'So we are,' said the beadle.
Nothing was said on either side, for a minute or two afterwards. By the expiration of that time, Mr. Bumble had illustrated the position by removing his left arm from the back of Mrs. Corney's chair, where it had previously rested, to Mrs. Corney's aprong-string, round which is gradually became entwined.
'We are all weak creeturs,' said Mr. Bumble.
Mrs. Corney sighed.
'Don't sigh, Mrs. Corney,' said Mr. Bumble.
'I can't help it,' said Mrs. Corney. And she sighed again.
'This is a very comfortable room, ma'am,' said Mr. Bumble looking round. 'Another room, and this, ma'am, would be a complete thing.'
'It would be too much for one,' murmured the lady.
'But not for two, ma'am,' rejoined Mr. Bumble, in soft accents. 'Eh, Mrs. Corney?'
Mrs. Corney drooped her head, when the beadle said this; the beadle drooped his, to get a view of Mrs. Corney's face. Mrs. Corney, with great propriety, turned her head away, and released her hand to get at her pocket-handkerchief; but insensibly replaced it in that of Mr. Bumble.
'The board allows you coals, don't they, Mrs. Corney?' inquired the beadle, affectionately pressing her hand.
'And candles,' replied Mrs. Corney, slightly returning the pressure.
'Coals, candles, and house-rent free,' said Mr. Bumble. 'Oh, Mrs. Corney, what an Angel you are!'
The lady was not proof against this burst of feeling. She sank into Mr. Bumble's arms; and that gentleman in his agitation, imprinted a passionate kiss upon her chaste nose.
'Such porochial perfection!' exclaimed Mr. Bumble, rapturously. 'You know that Mr. Slout is worse to-night, my fascinator?'
'Yes,' replied Mrs. Corney, bashfully.
'He can't live a week, the doctor says,' pursued Mr. Bumble. 'He is the master of this establishment; his death will cause a wacancy; that wacancy must be filled up. Oh, Mrs. Corney, what a prospect this opens! What a opportunity for a jining of hearts and housekeepings!'
Mrs. Corney sobbed.
'The little word?' said Mr. Bumble, bending over the bashful beauty. 'The one little, little, little word, my blessed Corney?'
'Ye--ye--yes!' sighed out the matron.
'One more,' pursued the beadle; 'compose your darling feelings for only one more. When is it to come off?'
Mrs. Corney twice essayed to speak: and twice failed. At length summoning up courage, she threw her arms around Mr. Bumble's neck, and said, it might be as soon as ever he pleased, and that he was 'a irresistible duck.'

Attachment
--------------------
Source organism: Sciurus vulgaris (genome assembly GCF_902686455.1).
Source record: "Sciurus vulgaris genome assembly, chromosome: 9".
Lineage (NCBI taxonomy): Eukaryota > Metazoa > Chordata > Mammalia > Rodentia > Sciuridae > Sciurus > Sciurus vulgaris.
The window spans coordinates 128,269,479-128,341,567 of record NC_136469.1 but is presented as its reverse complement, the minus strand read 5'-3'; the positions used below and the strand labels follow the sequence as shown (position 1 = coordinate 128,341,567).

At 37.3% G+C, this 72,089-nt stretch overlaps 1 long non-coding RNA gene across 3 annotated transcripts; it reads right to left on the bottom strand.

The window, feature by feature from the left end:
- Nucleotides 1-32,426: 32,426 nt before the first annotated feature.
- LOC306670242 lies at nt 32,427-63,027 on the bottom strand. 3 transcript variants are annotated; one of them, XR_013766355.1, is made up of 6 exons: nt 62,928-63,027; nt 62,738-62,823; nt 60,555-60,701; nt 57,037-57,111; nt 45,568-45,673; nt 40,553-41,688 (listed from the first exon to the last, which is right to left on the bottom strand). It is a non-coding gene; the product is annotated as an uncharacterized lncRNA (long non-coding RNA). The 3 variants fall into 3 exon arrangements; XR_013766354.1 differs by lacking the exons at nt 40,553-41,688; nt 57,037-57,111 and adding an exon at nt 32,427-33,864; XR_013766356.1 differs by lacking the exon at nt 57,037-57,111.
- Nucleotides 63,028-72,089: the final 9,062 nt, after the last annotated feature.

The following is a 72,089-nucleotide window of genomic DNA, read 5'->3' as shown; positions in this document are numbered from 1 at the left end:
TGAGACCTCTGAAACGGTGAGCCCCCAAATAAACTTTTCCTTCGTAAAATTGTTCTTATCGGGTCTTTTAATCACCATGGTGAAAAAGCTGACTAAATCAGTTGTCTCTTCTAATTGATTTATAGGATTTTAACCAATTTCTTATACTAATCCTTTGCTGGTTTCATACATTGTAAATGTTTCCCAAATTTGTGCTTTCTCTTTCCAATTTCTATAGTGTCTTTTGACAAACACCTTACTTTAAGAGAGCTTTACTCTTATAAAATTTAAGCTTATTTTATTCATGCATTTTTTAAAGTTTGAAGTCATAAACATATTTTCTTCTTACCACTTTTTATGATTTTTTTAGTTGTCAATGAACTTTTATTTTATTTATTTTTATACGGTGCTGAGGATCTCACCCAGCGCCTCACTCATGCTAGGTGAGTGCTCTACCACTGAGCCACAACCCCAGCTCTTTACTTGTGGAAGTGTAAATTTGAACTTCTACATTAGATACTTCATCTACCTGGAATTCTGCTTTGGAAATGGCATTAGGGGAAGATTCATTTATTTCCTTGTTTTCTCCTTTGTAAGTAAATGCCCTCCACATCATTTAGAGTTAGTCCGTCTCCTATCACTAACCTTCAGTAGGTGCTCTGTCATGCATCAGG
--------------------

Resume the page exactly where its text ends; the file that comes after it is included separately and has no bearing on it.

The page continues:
Matters being thus amicably and satisfactorily arranged, the contract was solemnly ratified in another teacupful of the peppermint mixture; which was rendered the more necessary, by the flutter and agitation of the lady's spirits. While it was being disposed of, she acquainted Mr. Bumble with the old woman's decease.
'Very good,' said that gentleman, sipping his peppermint; 'I'll call at Sowerberry's as I go home, and tell him to send to-morrow morning. Was it that as frightened you, love?'
'It wasn't anything particular, dear,' said the lady evasively.
'It must have been something, love,' urged Mr. Bumble. 'Won't you tell your own B.?'
'Not now,' rejoined the lady; 'one of these days. After we're married, dear.'
'After we're married!' exclaimed Mr. Bumble. 'It wasn't any impudence from any of them male paupers as--'
'No, no, love!' interposed the lady, hastily.
'If I thought it was,' continued Mr. Bumble; 'if I thought as any one of 'em had dared to lift his wulgar eyes to that lovely countenance--'
'They wouldn't have dared to do it, love,' responded the lady.
'They had better not!' said Mr. Bumble, clenching his fist. 'Let me see any man, porochial or extra-porochial, as would presume to do it; and I can tell him that he wouldn't do it a second time!'
Unembellished by any violence of gesticulation, this might have seemed no very high compliment to the lady's charms; but, as Mr. Bumble accompanied the threat with many warlike gestures, she was much touched with this proof of his devotion, and protested, with great admiration, that he was indeed a dove.